Theoretical approaches which inform and guide my counselling practice include (but are not limited to):
Solution-Focused Brief Therapy (SFBT)
SFBT is a short-term, goal oriented/solution-focused therapeutic approach. Its effectiveness is well established and supported by a solid and ever-increasing body of research. By focusing on the future rather than dwelling on the past and by identifying your unique strengths and resources, SFBT aims to build solutions rather than solve problems. Changing your patterns of response to a problem by doing something different is fundamental to this approach.
Cognitive Behavior Therapy (CBT)
CBT is a common type of talk therapy (psychotherapy). It is used to treat a wide range of mental health disorders (eg. depression, anxiety), physical symptoms, emotional and relationship challenges. It helps you become aware of inaccurate or negative thinking patterns/beliefs so you can view challenging situations more clearly and respond to them in more effective ways. The basic concept of CBT is that focusing on changing the way you think (cognition) will change the way you act (behavior) and, ultimately, feel.
Emotionally Focused Therapy (EFT)
Emotionally Focused Therapy is a short-term form of therapy that focuses on adult relationships and attachment/bonding. The therapist and clients explore patterns in the relationship and take steps to create a more secure bond and develop more trust to move the relationship in a healthier, more positive direction. EFT has been proven effective for distressed couples and families who are dealing with anger, fear, loss of trust, intimacy issues or a sense of betrayal in their relationship. In addition to helping the distressed relationship, EFT can also help reduce individual symptoms of depression or trauma. In EFT, clients learn new ways to listen and stay attuned to another's emotions and discover more productive ways to respond to emotional situations.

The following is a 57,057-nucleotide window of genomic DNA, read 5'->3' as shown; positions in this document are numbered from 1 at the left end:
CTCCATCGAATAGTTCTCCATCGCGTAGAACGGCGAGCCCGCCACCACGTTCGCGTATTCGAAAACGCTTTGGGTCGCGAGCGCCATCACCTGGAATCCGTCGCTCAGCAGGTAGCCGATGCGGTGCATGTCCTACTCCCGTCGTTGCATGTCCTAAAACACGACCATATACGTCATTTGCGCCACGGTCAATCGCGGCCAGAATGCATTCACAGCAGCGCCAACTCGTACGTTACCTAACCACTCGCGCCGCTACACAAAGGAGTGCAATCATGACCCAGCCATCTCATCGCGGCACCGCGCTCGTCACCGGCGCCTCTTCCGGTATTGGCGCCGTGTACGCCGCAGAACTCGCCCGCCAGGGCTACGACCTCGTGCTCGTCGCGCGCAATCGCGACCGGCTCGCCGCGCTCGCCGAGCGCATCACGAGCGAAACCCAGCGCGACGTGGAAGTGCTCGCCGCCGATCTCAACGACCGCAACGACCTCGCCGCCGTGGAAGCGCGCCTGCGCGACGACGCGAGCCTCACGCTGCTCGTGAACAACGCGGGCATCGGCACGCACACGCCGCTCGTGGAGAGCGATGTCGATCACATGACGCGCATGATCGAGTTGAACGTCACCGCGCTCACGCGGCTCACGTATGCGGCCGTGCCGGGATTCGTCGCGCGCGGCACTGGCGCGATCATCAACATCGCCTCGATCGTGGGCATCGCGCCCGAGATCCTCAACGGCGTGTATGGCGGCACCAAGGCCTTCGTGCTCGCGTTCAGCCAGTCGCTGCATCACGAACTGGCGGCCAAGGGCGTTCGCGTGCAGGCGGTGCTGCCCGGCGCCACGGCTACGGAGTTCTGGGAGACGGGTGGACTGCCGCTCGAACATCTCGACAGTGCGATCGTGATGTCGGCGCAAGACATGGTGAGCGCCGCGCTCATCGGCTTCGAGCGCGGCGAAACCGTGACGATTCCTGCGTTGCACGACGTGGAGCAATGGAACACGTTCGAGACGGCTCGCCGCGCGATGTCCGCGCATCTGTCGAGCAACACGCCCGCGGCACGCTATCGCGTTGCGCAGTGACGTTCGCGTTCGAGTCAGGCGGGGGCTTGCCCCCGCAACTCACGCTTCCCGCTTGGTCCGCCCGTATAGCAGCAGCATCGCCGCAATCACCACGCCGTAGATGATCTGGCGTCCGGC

Mindfulness-Based Stress Reduction (MBSR)
Mindfulness means maintaining a moment-by-moment awareness of our thoughts, feelings, bodily sensations and surrounding environment. Mindfulness also involves acceptance, meaning that we pay attention to our thoughts and feelings without judging them (without believing there's a 'right' or 'wrong' way to think or feel in a given moment). When we practice mindfulness, our thoughts tune into what we're sensing in the present moment rather than rehashing the past or imagining the future.
Research studies document the physical/mental health benefits of practising mindfulness: immune system enhancement, increased relaxation and positive emotions, decreased rumination and negative emotions, increased self-insight and objectivity, and improved brain function in regions linked to learning, working memory, focus, concentration, attention and emotion regulation (less emotional reactivity).
Psychodynamic (Insight-Oriented) Therapy
We all find ourselves behaving at times in ways we don't fully undertand. What we do not know or grasp about ourselves can cause us problems. The less we are aware of our unconscious 'inner workings' (deep-seated needs, assumptions, beliefs, feelings, desires, etc.), the more we stay stuck in unproductive patterns of thinking, feeling and behaving that disable and limit us. In psychodynamic (insight-oriented) therapy, therapists help people explore and understand their emotions, early-life experiences and beliefs to gain insight into their present-day problems, and to evaluate thinking/behavior patterns they have developed over time. Recognizing recurring patterns helps people see the ways in which they avoid distress or develop defense mechanisms as a method of coping so they can take steps to change those patterns.